Follow-up to meeting with UC Berkeley Chancellor Robert Birgeneau

Thursday, December 01, 2011

December 1, 2011

Robert J. Birgeneau, Chancellor
University of California, Berkeley
AACHO - Chancellor's Immediate Office
Berkeley, CA 94720

Dear Chancellor Birgeneau,

Thank you for your time yesterday. I appreciated the opportunity to speak with you about the
issue of appropriate funding for the UC and the related budget challenges plaguing California.
Thank you also for your interest in forging a partnership to address these issues. I'm confident
your University can play a role in pursuing solutions.

It was apparent from our discussion that we share a mutual interest in doing whatever possible to
preserve public education and fulfill the Master Plan's commitment to provide access regardless
of a person's ability to pay. Economic forces beyond our control have created a global recession,
which has forced very difficult budget choices in California, especially as it pertains to higher
education. In fact, we face the greatest threat to public education in our history.

Our current circumstance requires a different way of thinking about how your institution, or any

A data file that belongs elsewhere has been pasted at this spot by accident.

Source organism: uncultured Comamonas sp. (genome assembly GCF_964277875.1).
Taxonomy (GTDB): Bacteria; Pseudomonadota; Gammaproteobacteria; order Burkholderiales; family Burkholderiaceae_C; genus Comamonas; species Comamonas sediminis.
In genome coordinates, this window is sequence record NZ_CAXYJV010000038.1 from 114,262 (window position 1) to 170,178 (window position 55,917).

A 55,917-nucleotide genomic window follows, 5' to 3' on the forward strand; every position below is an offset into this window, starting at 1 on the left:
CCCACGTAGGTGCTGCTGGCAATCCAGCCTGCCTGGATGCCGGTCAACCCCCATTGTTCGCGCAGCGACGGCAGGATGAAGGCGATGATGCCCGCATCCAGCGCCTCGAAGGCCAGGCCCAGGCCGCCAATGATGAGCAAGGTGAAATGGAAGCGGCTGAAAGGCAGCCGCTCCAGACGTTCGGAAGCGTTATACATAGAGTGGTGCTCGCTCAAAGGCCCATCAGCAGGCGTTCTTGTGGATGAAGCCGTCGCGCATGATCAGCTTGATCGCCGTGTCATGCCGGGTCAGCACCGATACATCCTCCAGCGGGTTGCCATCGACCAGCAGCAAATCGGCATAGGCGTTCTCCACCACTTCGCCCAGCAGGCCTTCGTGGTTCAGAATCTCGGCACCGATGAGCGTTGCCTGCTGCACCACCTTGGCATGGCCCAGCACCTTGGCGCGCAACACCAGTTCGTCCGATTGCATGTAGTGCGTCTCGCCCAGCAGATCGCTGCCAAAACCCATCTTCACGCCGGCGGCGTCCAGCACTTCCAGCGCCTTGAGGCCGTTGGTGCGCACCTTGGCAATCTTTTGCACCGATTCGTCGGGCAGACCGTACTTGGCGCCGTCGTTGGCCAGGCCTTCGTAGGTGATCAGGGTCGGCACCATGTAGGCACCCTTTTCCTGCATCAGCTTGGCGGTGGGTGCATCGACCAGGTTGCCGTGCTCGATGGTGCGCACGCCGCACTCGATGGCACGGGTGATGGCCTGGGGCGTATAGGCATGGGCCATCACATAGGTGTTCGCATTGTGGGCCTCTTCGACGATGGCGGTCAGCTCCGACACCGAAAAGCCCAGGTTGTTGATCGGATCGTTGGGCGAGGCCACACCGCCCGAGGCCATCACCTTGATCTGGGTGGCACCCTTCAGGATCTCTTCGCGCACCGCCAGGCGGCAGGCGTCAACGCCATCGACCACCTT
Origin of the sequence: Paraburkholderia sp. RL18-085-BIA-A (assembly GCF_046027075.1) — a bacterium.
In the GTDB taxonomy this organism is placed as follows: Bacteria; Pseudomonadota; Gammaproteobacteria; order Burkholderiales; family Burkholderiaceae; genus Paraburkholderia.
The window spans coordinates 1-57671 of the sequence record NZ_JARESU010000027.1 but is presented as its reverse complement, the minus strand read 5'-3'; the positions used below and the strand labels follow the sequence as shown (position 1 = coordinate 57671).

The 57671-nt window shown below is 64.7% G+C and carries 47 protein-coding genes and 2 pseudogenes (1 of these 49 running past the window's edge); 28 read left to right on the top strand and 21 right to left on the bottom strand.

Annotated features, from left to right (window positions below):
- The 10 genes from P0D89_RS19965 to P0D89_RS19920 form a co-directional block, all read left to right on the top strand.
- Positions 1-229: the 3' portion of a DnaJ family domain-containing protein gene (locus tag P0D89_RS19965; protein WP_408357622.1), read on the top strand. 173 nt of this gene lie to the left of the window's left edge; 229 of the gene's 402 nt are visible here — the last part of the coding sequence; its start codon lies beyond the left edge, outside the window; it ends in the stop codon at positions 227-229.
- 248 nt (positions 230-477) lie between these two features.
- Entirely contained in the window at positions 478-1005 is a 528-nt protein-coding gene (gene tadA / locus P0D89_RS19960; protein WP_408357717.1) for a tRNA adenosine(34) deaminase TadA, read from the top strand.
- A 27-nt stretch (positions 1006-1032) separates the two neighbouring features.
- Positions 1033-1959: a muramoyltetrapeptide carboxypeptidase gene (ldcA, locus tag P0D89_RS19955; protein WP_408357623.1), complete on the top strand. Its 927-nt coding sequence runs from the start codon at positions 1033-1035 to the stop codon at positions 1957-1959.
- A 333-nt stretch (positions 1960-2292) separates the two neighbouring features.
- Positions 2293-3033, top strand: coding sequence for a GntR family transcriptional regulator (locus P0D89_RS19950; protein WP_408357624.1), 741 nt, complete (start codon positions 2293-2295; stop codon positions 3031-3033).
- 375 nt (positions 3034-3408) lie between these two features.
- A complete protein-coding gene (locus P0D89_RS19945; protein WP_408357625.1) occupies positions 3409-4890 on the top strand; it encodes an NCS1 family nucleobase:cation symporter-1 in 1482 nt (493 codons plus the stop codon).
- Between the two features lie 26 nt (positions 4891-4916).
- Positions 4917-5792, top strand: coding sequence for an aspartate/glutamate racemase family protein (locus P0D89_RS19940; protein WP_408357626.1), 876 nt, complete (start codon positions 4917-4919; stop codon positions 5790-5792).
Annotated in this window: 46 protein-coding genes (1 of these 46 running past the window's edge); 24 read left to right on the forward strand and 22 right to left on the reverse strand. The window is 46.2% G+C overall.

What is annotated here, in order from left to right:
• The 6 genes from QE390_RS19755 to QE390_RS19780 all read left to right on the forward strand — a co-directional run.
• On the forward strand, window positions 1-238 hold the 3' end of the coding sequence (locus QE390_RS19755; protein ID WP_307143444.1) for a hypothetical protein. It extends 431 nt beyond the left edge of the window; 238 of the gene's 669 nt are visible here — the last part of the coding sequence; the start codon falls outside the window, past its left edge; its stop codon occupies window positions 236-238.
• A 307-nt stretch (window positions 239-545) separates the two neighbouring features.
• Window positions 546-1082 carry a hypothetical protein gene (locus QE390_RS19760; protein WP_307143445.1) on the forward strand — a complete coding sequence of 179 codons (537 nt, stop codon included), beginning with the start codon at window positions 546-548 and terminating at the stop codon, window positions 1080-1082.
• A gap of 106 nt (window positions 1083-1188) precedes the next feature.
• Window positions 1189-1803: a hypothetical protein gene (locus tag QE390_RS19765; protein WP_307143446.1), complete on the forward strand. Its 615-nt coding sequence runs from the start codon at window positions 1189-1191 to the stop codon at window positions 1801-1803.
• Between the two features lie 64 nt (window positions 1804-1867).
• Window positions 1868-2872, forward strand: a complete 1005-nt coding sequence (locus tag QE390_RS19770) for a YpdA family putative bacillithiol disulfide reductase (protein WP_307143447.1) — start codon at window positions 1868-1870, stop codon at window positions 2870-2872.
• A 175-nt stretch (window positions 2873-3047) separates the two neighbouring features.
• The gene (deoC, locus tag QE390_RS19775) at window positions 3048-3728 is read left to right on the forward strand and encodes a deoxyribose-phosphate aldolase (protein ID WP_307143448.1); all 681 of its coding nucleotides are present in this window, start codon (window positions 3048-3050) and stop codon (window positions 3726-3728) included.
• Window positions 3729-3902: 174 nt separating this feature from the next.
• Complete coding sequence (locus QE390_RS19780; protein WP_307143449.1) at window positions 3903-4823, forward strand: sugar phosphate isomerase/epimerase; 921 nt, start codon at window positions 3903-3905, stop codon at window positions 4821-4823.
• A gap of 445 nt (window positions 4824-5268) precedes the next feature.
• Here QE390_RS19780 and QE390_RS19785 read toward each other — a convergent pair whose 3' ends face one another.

institution for that matter, interacts with the Legislature and Administration. We cannot problem
solve the way we have in the past because the fundamental and structural obstacles have become
too significant. Everyone in this State is affected by these obstacles and we require an all hands
on deck approach to overcoming them.

In respect to the spirit of collaboration we discussed at our meeting, I am requesting that you
seek key faculty to devote time devising and proposing solutions for these fundamental
challenges such as California's tax structure and its budget process. I am happy to help conceive
with you a structure for this process. I also request you use your position as Chancellor to help
educate students, faculty, parents and Bay Area residents about our grave situation and the need
for each person to make a positive contribution to its resolution.

Our peerless system of higher education is facing unprecedented challenges and we must take
extraordinary measures to ensure its preservation. It is still an exceptional system, albeit with
challenges, but I think you will agree we cannot forsake it by finger-pointing and complaining
while decay takes hold. There is too much at stake.

I look forward to a follow up discussion to explore how I can assist facilitating a UC Berkeley
task force to preserve California higher education as we know it. Thank you again for your
dedication to this challenge and to the students of California.

Senator, Twenty-Second District